‘We saved all the good people from the bad people’
Brooklyn Russians, joined by American veterans, commemorated the 70th anniversary of the allied victory in World War II this past weekend. Shown: Iosef Kuglack, 89. Photo by Mario Bulluomo
Russians in Brooklyn, joined by U.S. WWII veterans, commemorated the 70th anniversary of the Allied victory over Nazi Germany this past weekend with a memorial in Downtown Brooklyn and a parade in Brighton Beach.
The former Soviet Union lost roughly 27 million citizens during what is, in Russia, called the Great Patriotic War.
While the parade in Brighton Beach, a Russian stronghold, is an annual event, it was even larger this year in honor of the70th anniversary and with the knowledge that the number of living veterans is dwindling.
In Brighton, Russian veterans, chests festooned with medals, shared their stories with youngsters, who handed them red carnations.
On the other side of the borough, dozens marched over the Brooklyn Bridge, carrying photos of relatives who took part in the war. A service with speeches and music was held at Cadman Plaza Park at the War Memorial. Relatives of former soldiers remembered their heroism with carnations, as the Roy H. Mann concert band played Russian patriotic songs.
“We’re celebrating here the Victory in Europe Day, where Americans and Russians fought together, shoulder to shoulder against Nazi Germany,” Igor Kochan, president of the Young Russian Society, an event sponsor, told the Brooklyn Eagle.
Photo by Mario Bulluomo
“If not that victory, today’s world would have been a different place, so we remember our heroes, and we came over here to lay the flowers in memory of the heroes of the Second World War,” he said.
Gustav Coffinas, 92, fought in WWII with the U.S. Air Force. “We’re celebrating the greatest victory in the world, 70 years ago,” he said. “The good people got together, and we saved all the good people from the bad people. And that’s the union that we still should have today.”
Coffinas said he was born in Brooklyn, “Two blocks from here, on the corner of Adams Street and Sands.”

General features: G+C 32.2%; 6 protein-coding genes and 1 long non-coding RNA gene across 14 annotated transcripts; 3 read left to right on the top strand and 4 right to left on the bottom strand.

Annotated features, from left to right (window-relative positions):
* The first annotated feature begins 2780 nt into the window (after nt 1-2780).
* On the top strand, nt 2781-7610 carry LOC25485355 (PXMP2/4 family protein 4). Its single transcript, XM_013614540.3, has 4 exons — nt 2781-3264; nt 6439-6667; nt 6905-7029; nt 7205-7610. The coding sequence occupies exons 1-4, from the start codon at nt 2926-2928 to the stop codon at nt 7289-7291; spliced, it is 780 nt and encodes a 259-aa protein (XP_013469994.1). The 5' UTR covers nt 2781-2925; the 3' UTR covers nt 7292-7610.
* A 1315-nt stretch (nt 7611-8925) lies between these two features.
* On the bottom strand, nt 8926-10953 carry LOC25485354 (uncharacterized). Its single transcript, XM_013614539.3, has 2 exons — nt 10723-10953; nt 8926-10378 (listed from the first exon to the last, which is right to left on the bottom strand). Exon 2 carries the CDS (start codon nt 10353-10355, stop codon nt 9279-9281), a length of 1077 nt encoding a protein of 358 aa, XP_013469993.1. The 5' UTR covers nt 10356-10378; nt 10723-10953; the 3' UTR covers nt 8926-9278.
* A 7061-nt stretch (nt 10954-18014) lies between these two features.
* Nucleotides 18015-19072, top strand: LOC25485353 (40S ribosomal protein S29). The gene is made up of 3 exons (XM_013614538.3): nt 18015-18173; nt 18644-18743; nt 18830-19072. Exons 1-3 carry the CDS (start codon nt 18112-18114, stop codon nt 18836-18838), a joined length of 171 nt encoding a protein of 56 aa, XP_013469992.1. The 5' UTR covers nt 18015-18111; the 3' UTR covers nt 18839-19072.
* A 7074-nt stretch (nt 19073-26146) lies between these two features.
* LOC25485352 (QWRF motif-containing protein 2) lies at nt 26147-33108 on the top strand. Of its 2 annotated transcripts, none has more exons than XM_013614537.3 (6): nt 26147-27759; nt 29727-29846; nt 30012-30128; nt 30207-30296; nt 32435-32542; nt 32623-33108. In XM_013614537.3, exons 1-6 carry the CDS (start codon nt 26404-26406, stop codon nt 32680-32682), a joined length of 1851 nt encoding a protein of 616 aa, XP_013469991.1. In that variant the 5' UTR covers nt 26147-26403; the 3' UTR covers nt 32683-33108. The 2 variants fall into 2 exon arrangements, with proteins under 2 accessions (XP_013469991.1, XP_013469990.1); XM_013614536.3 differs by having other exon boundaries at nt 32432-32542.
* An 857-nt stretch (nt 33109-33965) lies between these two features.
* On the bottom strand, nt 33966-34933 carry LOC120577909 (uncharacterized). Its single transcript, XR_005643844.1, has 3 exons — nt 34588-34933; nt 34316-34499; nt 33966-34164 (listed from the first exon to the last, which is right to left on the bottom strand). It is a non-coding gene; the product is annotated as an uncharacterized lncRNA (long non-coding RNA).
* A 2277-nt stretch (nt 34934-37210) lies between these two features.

Kyle Peterson, a fourth-generation American who is half Russian, said it was a great honor to host the veterans at the ceremony. “They’re not going to be along that much longer.”
Peterson handed black and orange striped ribbons to participants. “The St. George ribbon is the symbol of the victory,” he said. “It was attached to medals that were given to veterans, so it’s in memory of veterans.”
Peterson said the day’s events honored what in Russia is being called the “Immortal Regiment.” The march over the Brooklyn Bridge echoed a huge Immortal Regiment parade held in Russia on Saturday, featuring thousands of troops, tanks and war planes flying over Red Square. Russian President Vladimir Putin led the crowd through the square, carrying a portrait of his father.
The Russian mega-event was boycotted by the U.S. and other Western leaders, however, over Russia’s involvement in the Ukraine crisis.
Protesters from the Ukraine and other areas were on hand in Cadman Plaza Park, handing out fliers entitled, “Putin Lies.”
Protester Andrig Dobriansky, a New Yorker, said he doesn’t consider the St. George ribbon to be a benign symbol of honor.
“They’re all wearing ribbons associated with the takeover of Ukraine. They’re conflating those two victories. You have a lot of protesters here who are against that—whether they’re from Ukraine, Belarus, other parts of Eastern Europe, we don’t particularly like this type of propaganda version of history.”
Peterson refuted Dobriansky. “Those people are trying to make it something political. We just want to honor our relatives. “They’re being very disrespectful.”
Residents of the former Soviet Union celebrate Victory Day on May 9. In the U.S., the event is marked on May 8. This year’s celebration in Washington, D.C. included a flyover by vintage World War II aircraft.